Stage: Wednesday, September 26, 2002
A D V E R T I S E M E N T
A D V E R T I S E M E N T
Pam Am

For Lindbergh comes off as a tale of flying in the post-9/11 world.

By JIMMY FOWLER

After Sept. 11, there were two kinds of survivors — real and phony. Among the authentic are those who lost spouses, family members, and friends; the living wounded who barely escaped when the planes hit; and the bystanders who fled from rolling walls of smoke. They’re all distinct from a group of self-appointed survivors who’ve been a consistent annoyance—emotionally exhibitionist non-New Yorkers whose lives were basically untouched except by the horrific images. You’ve seen these folks on tv, and you may well know some. They run to the public square, tear at their hair, and wail about how the world has changed, while the real victims deal privately with painful burns and the agonizing deaths of loved ones.

I couldn’t find an accurate label to describe the 9/11 posers who pursue attention by piggybacking on the sorrow of others, until veteran Fort Worth-Dallas stage artist Pam Dougherty nailed it on the opening night of her autobiographical solo show, For Lindbergh. She used the phrase “drama queen” — more accurately, she designated herself one with self-deprecating pride. Onstage, she’s a much classier variety than the drama queens let loose on the cable news networks. Lindbergh began as an urgent e-mail to friends and was transformed through editing and rehearsal into a casual if energetic two-hour show. Dougherty strides back and forth across the stage, holding on bravely (and sometimes barely) as the material veers widely among personal relationships, her idealistic youth.and the events of Sept. 11. Once this sometimes beguiling but oppressively lengthy piece was over, I’d rather Dougherty have read the original e-mail to me, preferably with a cup of coffee in her Oak Cliff cottage, which she described as “hippie” modern.

Dougherty obviously knows better than to use last September’s events as her private wailing wall. There’s no hand-wringing, and just the barest hint of despair, as the writer-performer describes with a nervous, mile-wide smile how she took six flights in 14 days just weeks after the hijackers struck. As if fear of flying weren’t a palpable enough subject — and Dougherty had it well before the color-coded terrorism alerts — she also feared for the safety of numerous New York friends when the twin towers hit the ground. Yet an opportunistic odor drifts from this project. Dougherty and her director and co-editor Jim Covault must surely have known this was a possibility when the production agreement was finalized. You can feel the actor grasping for some kind of private lesson or intimate meaning in 9/11. Given the broad religious and cultural intentions of the perpetrators, I suspect there isn’t one unless we manufacture it. Unfortunately, it feels as if Dougherty and Covault have done exactly that.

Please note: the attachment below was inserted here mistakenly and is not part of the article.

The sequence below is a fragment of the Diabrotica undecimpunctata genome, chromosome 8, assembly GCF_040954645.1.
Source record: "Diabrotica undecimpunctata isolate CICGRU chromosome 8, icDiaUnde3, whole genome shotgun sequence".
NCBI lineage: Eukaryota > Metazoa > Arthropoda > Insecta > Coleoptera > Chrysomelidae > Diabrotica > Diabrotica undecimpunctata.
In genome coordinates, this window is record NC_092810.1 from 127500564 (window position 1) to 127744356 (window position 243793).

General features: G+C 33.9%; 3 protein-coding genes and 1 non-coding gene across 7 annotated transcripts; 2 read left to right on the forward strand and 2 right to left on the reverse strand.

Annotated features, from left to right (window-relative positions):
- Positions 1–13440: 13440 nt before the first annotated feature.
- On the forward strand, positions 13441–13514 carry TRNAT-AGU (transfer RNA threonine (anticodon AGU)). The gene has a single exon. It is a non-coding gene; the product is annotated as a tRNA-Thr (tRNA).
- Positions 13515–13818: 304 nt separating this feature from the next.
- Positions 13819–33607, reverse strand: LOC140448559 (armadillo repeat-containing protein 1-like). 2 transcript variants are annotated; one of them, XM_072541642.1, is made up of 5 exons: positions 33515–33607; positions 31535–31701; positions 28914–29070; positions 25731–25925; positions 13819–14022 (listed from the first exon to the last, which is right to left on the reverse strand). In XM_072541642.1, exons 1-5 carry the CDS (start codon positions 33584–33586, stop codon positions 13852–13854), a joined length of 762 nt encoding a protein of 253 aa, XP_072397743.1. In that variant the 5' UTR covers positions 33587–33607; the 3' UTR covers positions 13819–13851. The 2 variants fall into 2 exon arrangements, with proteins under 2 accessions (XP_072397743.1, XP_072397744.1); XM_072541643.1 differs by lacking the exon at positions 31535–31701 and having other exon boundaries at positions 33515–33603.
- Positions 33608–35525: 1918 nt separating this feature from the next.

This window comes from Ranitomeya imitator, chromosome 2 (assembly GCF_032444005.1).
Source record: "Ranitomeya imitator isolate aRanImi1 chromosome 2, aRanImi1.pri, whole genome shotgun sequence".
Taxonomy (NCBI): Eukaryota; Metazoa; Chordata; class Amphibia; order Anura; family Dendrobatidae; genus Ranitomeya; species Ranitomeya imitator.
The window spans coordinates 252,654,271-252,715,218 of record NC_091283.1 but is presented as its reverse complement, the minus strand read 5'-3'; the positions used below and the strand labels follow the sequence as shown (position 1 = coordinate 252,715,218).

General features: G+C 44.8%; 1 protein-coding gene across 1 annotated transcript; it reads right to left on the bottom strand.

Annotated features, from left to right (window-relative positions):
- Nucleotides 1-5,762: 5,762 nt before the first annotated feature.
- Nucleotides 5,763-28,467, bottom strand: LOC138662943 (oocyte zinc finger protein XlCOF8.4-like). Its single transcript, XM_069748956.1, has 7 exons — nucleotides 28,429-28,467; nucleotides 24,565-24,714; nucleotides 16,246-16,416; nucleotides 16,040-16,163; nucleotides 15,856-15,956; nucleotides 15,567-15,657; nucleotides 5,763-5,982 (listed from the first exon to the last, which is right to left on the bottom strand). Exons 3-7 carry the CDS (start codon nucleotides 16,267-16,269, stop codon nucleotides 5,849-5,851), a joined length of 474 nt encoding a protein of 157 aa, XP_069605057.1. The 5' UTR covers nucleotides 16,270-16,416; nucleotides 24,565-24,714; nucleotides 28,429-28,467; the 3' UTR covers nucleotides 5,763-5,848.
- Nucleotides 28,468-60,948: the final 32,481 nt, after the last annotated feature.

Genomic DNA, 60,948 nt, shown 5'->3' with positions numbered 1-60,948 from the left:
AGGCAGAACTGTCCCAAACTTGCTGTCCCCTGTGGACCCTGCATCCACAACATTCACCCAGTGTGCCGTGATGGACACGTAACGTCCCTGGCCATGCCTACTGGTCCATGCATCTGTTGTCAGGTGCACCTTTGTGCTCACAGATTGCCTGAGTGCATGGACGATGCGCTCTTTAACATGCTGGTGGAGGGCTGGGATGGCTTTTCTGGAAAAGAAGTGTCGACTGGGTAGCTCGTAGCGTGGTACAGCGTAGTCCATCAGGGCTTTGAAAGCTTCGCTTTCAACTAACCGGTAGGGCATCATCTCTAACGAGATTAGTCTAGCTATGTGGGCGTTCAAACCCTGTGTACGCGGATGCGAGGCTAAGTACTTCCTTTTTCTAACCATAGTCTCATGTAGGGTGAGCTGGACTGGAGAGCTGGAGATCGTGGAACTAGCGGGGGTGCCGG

The two acts of For Lindbergh could be given simple geographic titles — “New York” and “California.” During the first half, Dougherty flies east to fulfill duties for the national theater union Actors Equity and reunites with her gung-ho son, a 6´4´´ U.S. Air Force recruit who wants to be a fighter pilot. They encounter a New York besieged by domestic patrol rifles and yellow “Do Not Enter” signs. After intermission, she heads for the Pacific with her daughter, a sleepy high school graduate scouting top California colleges and oblivious to her mother’s hippie history there. Dougherty is the only constant amid the shifting scenarios — helpless, hopeful, and verbose on the current of events. Sept. 11 gets shoe-horned into the West Coast conclusion.

Stage West took a calculated risk by giving a favorite performer three consecutive weekends to riff on a subject that inspires painful weariness in many. Dougherty was worth a gamble, having adapted herself effortlessly to comedies, dramas, and musicals. She’s a unique blend of character actor and marquee star—even when she assumes strikingly different roles, you never tire of the neurotic intelligence and sexy wit that sweeps across the stage in this fiftysomething woman’s wake. But For Lindbergh tests that admiration with an inchoate blend of the personal and the historical that’s undigested and indigestible. I think Dougherty sold her own experiences short by assuming she must attach them to something like 9/11 for stage value. The loving way she obsesses over the unexpected paths her children have taken, the magic allure of the scenic Pacific highway, and a drugged-up, dying pooch who gives her a very important lesson are all more intriguing than post-9/11 airport hassles, the way New York turned into a veritable police state after the attacks, etc. Most of the trouble with For Lindbergh lies in the timing—it’s both too long to support its free-form content and too soon after the terrorist strikes to do anything but aggravate our bewilderment at those events.


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